6 Tips for Innovating like Apple, IDEO, and Behance

Today’s post was written by Jeff Goins. Jeff is a gifted writer, creative, and innovator. He has worked at Adventures in Missions for 4 years. Jeff has a great love for the art of innovation. I’m excited for you to read his thoughts below…

Innovate like Apple, IDEO, and BehanceI recently changed jobs. For the past four years, i was working in our organization’s marketing department. But I always had a secret love affair with ideas. I loved innovation. The prospect of constantly doing new things each and every day and bringing meaningful change to the work that we were doing was, well, seductive to me.

So, when I finally got the opportunity to rewrite my job description, I made sure that innovation was at the heart of what I did. Since then, I’ve been studying what some of the most innovative companies in the world do, and I’ve learned a few things about the process.

As I’ve been learning this stuff, I’ve come to the conclusion that these ideas are so basic and so universal that any organization could adopt them to make their organization more innovative.

Here are six tips about innovation and creativity that I’ve learned from organizations like IDEO, Apple, and Behance.

1) Make room – You innovate by making room in your organization for mistakes to happen, for forward-thinking experimenters to test out ideas. The best example I’ve ever seen of this is how IDEO structures their organization and office. They literally have an airplane wing sticking out the side of one of their walls, just because they thought that it would be fun. (Can you argue with them?)

2) Get organized – Creativity needs rails. Innovation requires some guidelines in order for you to make a difference. Scott Belsky, founder of Behance (a network of creative freelancers) studied some of the most creative leaders in the world and found a common denominator: not their creativity, but their organization.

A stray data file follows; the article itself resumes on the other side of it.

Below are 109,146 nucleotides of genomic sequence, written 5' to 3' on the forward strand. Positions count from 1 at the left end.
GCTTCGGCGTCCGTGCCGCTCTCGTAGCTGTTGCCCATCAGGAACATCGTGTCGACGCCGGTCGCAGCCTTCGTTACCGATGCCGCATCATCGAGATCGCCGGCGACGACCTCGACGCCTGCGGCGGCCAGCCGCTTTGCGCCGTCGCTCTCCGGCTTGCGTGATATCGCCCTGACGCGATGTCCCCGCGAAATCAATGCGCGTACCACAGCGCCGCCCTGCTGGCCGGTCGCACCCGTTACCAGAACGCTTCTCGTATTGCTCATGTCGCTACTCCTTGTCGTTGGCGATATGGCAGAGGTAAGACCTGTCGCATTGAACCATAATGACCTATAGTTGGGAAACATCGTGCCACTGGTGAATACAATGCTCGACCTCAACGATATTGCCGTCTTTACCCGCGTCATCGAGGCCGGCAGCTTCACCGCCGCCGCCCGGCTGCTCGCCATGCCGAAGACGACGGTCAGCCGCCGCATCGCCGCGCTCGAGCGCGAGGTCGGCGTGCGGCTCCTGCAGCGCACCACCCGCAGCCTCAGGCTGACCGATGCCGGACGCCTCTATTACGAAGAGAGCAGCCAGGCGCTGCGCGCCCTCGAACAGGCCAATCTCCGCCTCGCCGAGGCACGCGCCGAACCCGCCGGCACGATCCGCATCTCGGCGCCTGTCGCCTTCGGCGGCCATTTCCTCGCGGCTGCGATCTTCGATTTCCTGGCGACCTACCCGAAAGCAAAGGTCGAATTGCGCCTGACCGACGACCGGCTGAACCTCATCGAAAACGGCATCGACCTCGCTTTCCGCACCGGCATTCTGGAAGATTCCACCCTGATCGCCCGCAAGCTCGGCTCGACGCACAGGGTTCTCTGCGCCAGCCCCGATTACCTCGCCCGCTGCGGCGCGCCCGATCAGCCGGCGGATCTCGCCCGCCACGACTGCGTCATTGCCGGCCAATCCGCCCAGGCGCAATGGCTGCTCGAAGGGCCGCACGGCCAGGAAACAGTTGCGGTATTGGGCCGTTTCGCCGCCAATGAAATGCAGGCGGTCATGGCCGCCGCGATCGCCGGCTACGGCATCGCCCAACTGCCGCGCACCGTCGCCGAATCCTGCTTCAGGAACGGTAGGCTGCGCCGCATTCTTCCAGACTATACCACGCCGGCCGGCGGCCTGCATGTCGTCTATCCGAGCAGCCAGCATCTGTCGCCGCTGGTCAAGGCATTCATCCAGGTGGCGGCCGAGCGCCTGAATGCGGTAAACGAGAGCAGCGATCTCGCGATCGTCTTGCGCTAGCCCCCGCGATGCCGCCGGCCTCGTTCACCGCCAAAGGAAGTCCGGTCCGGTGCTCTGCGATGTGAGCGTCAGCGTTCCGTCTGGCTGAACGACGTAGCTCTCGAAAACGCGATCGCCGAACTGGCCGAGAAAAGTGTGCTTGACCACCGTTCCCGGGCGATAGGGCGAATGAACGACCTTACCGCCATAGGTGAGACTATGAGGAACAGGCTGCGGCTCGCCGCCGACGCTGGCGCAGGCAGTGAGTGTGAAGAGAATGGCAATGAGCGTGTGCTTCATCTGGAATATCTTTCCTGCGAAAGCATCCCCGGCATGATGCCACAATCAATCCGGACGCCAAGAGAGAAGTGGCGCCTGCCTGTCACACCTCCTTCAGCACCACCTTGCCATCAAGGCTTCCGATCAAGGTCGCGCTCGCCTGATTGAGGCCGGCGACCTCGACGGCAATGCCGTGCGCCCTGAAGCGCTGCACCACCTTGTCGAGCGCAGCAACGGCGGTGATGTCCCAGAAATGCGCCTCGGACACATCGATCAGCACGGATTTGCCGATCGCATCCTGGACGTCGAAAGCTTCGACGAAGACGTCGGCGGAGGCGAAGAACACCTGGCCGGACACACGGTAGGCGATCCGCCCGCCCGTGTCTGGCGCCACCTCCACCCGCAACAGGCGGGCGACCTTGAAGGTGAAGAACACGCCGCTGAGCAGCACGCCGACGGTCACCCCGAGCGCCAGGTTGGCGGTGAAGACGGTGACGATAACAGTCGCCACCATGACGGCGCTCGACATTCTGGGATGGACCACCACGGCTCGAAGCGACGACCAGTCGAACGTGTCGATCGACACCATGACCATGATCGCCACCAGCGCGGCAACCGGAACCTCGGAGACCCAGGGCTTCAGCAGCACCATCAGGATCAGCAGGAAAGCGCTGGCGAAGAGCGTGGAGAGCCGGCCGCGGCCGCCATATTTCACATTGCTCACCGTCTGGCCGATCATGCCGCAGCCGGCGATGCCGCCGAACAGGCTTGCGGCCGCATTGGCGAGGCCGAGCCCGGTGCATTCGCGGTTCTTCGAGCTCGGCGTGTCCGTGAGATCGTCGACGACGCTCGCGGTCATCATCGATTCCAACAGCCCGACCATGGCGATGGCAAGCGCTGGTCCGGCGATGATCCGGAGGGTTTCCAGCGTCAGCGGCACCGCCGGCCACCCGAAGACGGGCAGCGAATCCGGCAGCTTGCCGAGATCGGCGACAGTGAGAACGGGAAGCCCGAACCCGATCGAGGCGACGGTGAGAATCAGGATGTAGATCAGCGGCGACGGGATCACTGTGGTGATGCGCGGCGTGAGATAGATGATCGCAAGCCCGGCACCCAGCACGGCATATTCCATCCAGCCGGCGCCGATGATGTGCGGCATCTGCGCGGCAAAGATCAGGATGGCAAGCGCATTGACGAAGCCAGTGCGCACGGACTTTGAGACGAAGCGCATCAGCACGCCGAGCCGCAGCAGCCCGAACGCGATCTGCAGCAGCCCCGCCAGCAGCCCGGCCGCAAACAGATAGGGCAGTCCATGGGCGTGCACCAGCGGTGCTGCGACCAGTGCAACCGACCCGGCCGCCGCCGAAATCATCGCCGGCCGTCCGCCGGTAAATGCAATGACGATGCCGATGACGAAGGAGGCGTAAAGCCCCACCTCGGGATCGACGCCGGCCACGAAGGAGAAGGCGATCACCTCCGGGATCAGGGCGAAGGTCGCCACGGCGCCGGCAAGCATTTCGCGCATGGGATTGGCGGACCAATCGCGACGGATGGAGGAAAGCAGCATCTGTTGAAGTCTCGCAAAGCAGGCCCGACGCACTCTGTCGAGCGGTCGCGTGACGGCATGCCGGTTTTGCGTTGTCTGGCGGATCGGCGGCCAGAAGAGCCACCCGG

Belsky distilled their best practices into a simple, creative-friendly system called the Action Method (which is what I use to get things done). It’s simple and is based on the premise that ideas are no good if they aren’t realized.

3) Use your eyes – Innovation begins with vision. Steve Jobs is renowned for seeing what others can’t see. His competitive edge rests on his ability to look years into the future and infuse it into today’s products.

While you may not be able to be Steve Jobs, you can start using your eyes more. The folks at IDEO believe in observing ordinary people in everyday situations to test their products and solve problems — more than doing controlled experiments and focus studies.

In addition to people, watch products. The world’s leading innovators aren’t creators; they’re copiers. They observe functions of useful products or services and cross-pollinate them with others.

4) Ship and tweak often – The best ideas happen in spurts, and the best innovation happens in iterations. Just look at how often Apple releases a new product. You’ll usually see them ship something new every three months (whether it be a new operating system or an updated iPod).

They keep their products fairly simple, get the quality to “good enough” and ship it. Then, they troubleshoot, tweak, and ship the next version. If you’re going to be innovative, you have to get over your fears and be comfortable with the world seeing your less-than-perfect product.

The whole goal of innovation is this: Fail fast. Read that again. If you don’t get anything out of this article but that one idea, then you didn’t waste your time reading it. You must ship; you must fail your way to success. And if you’re going to stand against your competitors, you’re going to have to do it quickly.

5) Anticipate problems - Tom Kelley says the great innovators “expect the unexpected.” They see problems (and solutions) before they’re needed. If you’re paying attention, you can do the same.